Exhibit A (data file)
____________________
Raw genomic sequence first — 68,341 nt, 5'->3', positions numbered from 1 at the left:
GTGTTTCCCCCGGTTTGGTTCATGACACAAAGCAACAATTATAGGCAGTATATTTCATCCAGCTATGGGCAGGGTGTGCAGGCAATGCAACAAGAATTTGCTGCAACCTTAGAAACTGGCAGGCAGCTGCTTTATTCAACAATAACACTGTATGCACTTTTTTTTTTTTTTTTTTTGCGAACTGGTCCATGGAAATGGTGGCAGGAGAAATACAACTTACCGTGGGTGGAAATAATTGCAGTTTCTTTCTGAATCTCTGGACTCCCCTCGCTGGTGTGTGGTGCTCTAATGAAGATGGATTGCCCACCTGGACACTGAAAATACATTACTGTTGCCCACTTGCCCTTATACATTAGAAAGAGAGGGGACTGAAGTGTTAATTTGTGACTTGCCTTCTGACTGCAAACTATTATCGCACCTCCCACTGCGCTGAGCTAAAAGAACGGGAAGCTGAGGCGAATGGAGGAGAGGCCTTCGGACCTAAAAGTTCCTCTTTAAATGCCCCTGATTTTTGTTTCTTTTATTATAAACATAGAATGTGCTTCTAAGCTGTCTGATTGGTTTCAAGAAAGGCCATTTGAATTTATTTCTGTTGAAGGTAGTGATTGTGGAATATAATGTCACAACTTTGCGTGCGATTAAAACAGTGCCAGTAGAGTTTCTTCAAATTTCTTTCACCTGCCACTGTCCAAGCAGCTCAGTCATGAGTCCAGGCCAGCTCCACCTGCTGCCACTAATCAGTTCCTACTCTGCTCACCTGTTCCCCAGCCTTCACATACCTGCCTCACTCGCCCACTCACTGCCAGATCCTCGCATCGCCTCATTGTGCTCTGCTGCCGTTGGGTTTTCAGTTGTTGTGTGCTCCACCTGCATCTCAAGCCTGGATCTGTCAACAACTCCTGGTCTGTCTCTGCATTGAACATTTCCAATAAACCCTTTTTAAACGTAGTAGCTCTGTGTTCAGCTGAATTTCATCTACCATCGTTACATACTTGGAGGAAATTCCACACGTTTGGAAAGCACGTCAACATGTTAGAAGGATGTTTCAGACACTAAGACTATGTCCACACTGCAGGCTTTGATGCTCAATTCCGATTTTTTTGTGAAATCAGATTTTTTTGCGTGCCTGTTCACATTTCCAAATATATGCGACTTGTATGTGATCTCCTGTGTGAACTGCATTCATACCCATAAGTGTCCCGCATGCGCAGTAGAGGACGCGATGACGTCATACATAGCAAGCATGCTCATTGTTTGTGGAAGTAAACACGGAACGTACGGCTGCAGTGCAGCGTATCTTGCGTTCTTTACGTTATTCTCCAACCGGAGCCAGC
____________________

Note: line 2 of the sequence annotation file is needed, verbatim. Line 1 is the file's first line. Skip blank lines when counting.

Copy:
GTGTTTCCCCCGGTTTGGTTCATGACACAAAGCAACAATTATAGGCAGTATATTTCATCCAGCTATGGGCAGGGTGTGCAGGCAATGCAACAAGAATTTGCTGCAACCTTAGAAACTGGCAGGCAGCTGCTTTATTCAACAATAACACTGTATGCACTTTTTTTTTTTTTTTTTTTGCGAACTGGTCCATGGAAATGGTGGCAGGAGAAATACAACTTACCGTGGGTGGAAATAATTGCAGTTTCTTTCTGAATCTCTGGACTCCCCTCGCTGGTGTGTGGTGCTCTAATGAAGATGGATTGCCCACCTGGACACTGAAAATACATTACTGTTGCCCACTTGCCCTTATACATTAGAAAGAGAGGGGACTGAAGTGTTAATTTGTGACTTGCCTTCTGACTGCAAACTATTATCGCACCTCCCACTGCGCTGAGCTAAAAGAACGGGAAGCTGAGGCGAATGGAGGAGAGGCCTTCGGACCTAAAAGTTCCTCTTTAAATGCCCCTGATTTTTGTTTCTTTTATTATAAACATAGAATGTGCTTCTAAGCTGTCTGATTGGTTTCAAGAAAGGCCATTTGAATTTATTTCTGTTGAAGGTAGTGATTGTGGAATATAATGTCACAACTTTGCGTGCGATTAAAACAGTGCCAGTAGAGTTTCTTCAAATTTCTTTCACCTGCCACTGTCCAAGCAGCTCAGTCATGAGTCCAGGCCAGCTCCACCTGCTGCCACTAATCAGTTCCTACTCTGCTCACCTGTTCCCCAGCCTTCACATACCTGCCTCACTCGCCCACTCACTGCCAGATCCTCGCATCGCCTCATTGTGCTCTGCTGCCGTTGGGTTTTCAGTTGTTGTGTGCTCCACCTGCATCTCAAGCCTGGATCTGTCAACAACTCCTGGTCTGTCTCTGCATTGAACATTTCCAATAAACCCTTTTTAAACGTAGTAGCTCTGTGTTCAGCTGAATTTCATCTACCATCGTTACATACTTGGAGGAAATTCCACACGTTTGGAAAGCACGTCAACATGTTAGAAGGATGTTTCAGACACTAAGACTATGTCCACACTGCAGGCTTTGATGCTCAATTCCGATTTTTTTGTGAAATCAGATTTTTTTGCGTGCCTGTTCACATTTCCAAATATATGCGACTTGTATGTGATCTCCTGTGTGAACTGCATTCATACCCATAAGTGTCCCGCATGCGCAGTAGAGGACGCGATGACGTCATACATAGCAAGCATGCTCATTGTTTGTGGAAGTAAACACGGAACGTACGGCTGCAGTGCAGCGTATCTTGCGTTCTTTACGTTATTCTCCAACCGGAGCCAGC